Last week, Snapchat’s parent company “Snap, Inc.” filed an initial public offering to go public on the New York Stock Exchange in the next couple of months. The company is reportedly going to seek a $25 billion dollar valuation. To compare: Facebook’s valuation was $104 billion when it went public in 2012. So, Snapchat believes it’s worth $25 billion, which validates its turndown of Facebook’s $3 billion offer a few years ago.
Many believe the U.S. economy is sitting atop a fragile tech bubble that could burst at any moment, sending our economy into a freefall like we saw in 2008 with the housing bubble. Are companies like Snapchat and Facebook really worth billions of dollars?
They are, but that is besides the point of this blog post. The question this post seeks to address is this:
Does anyone actually use Snapchat anymore?
I mean, Instagram introduced Instagram Stories, right? That’s a Snapchat killer right there.
Here are five statistics Snap, Inc. provided at the filing of their initial public offering that surprised me:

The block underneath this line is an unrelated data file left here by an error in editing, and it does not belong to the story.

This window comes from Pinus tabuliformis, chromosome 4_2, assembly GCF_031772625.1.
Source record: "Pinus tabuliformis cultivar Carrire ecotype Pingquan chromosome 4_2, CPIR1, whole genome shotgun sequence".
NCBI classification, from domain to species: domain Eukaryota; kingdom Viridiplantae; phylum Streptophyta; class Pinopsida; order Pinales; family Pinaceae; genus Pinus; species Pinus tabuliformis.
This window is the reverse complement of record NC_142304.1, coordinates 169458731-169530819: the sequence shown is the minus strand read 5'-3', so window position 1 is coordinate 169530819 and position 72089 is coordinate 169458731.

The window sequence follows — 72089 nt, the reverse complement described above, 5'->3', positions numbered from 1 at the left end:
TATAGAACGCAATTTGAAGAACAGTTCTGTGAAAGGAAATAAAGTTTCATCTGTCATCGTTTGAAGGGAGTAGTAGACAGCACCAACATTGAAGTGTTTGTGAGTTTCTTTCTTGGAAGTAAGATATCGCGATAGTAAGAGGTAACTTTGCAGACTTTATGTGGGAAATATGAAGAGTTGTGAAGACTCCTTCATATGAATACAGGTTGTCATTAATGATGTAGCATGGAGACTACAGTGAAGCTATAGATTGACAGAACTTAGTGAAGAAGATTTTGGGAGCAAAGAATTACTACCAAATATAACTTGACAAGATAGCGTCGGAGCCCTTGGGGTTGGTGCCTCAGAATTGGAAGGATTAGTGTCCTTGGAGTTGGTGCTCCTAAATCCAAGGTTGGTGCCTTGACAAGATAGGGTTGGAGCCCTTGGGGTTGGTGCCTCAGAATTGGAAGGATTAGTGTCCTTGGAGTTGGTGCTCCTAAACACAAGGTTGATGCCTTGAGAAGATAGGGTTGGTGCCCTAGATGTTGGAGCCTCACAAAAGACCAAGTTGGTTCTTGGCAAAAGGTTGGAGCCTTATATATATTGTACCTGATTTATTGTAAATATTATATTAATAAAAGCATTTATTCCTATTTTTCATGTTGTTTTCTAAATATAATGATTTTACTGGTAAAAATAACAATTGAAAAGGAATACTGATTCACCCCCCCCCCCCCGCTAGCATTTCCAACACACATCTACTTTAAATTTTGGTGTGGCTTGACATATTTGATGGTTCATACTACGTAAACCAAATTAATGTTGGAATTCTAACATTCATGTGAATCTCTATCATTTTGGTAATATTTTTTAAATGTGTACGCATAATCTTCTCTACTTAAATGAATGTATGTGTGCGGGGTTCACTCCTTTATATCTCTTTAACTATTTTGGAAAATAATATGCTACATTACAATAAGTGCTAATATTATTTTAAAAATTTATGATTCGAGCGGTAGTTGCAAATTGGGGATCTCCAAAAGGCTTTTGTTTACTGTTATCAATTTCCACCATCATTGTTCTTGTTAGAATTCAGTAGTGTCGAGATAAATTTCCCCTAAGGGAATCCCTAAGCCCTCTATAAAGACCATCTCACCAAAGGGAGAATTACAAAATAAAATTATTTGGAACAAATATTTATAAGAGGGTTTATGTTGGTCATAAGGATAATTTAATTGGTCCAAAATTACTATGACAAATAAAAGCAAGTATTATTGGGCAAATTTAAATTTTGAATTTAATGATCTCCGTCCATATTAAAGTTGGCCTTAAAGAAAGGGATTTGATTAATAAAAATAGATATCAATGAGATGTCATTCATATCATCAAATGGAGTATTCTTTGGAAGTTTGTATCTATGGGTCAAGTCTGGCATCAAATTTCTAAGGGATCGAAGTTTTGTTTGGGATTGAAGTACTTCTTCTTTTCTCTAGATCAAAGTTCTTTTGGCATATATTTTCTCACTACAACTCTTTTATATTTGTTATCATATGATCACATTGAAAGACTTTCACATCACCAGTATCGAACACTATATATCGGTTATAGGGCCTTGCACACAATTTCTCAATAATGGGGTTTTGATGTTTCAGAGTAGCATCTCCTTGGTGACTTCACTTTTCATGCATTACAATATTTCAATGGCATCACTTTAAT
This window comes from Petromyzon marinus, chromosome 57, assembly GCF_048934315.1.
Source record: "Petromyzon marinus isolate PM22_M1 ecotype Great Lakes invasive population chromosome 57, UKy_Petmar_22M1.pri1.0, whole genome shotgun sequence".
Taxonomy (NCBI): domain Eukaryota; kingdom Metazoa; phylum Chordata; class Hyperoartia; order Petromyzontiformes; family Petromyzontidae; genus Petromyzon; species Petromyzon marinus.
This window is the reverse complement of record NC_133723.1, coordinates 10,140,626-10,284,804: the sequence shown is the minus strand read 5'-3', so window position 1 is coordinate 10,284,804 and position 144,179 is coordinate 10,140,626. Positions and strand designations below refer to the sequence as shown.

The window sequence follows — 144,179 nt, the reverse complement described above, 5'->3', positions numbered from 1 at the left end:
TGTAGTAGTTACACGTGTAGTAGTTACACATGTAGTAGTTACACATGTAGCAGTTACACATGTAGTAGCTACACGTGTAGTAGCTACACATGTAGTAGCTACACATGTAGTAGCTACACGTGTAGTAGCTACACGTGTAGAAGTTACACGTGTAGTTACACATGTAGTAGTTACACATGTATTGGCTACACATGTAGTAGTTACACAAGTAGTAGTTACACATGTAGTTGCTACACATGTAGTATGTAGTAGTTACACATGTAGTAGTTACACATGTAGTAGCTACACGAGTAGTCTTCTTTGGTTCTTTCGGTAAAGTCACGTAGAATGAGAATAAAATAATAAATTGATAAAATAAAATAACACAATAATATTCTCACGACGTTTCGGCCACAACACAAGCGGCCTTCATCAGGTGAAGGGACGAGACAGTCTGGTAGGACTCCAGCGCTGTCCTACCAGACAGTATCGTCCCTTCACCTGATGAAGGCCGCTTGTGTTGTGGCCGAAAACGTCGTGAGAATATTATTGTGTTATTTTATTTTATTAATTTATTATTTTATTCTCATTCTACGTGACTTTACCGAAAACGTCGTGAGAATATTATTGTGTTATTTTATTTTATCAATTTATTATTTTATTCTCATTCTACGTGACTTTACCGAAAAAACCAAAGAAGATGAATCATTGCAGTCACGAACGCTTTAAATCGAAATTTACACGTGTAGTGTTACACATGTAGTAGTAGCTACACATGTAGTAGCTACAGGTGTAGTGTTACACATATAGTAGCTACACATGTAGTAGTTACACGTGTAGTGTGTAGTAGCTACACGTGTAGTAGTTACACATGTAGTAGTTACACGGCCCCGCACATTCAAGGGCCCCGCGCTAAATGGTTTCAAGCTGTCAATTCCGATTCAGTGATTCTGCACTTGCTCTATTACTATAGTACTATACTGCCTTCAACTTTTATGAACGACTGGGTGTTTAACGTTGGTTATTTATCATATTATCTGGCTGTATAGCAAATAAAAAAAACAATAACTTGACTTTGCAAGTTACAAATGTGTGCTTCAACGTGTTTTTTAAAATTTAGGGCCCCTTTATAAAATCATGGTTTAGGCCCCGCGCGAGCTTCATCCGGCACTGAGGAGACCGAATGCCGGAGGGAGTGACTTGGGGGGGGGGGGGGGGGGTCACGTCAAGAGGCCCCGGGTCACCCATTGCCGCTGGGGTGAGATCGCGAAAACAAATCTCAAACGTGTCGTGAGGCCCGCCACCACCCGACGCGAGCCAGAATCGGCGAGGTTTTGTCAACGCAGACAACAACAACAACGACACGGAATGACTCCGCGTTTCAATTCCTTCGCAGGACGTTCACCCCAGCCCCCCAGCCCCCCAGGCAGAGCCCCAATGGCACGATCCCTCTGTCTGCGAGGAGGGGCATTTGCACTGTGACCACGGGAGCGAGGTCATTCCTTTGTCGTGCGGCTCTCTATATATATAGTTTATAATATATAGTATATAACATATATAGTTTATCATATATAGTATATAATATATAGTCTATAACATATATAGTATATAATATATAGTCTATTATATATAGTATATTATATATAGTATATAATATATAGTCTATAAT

That’s a lot of Snaps. The last estimate I saw for Twitter was about 500 million tweets per day.
I am having trouble finding a link to prove this, but this surpasses Twitter for daily active users, I believe.
This is an important statistic. This means that at least 60% of Snapchat users are creating content. A significant percentage of the 40% who don’t post content are probably consuming it. It is an active platform. Facebook would love to have these activity numbers, I bet, as they have a larger base, but higher inactivity.
If I remember correctly, 2016 was the first full year Snapchat had access to significant ad revenue. They lost a lot of money in 2016 too, but most of the loss was actually investments into technologies to make their ads more effective and ultimately produce more money in the long run.
Snapchat isn’t going anywhere anytime soon. It’s here to stay.
Instagram will have to be OK coexisting for at least a little while longer.
I am interested to see what happens as Snapchat users age—will Snapchat age with its young users, or will it continue to position itself as a platform more tailored for young people?
I bet the platform ages with its base, as that would likely be the most profitable decision.
Snapchat isn’t dying, but you can bet it will continue to evolve and adapt to the needs and uses of its users.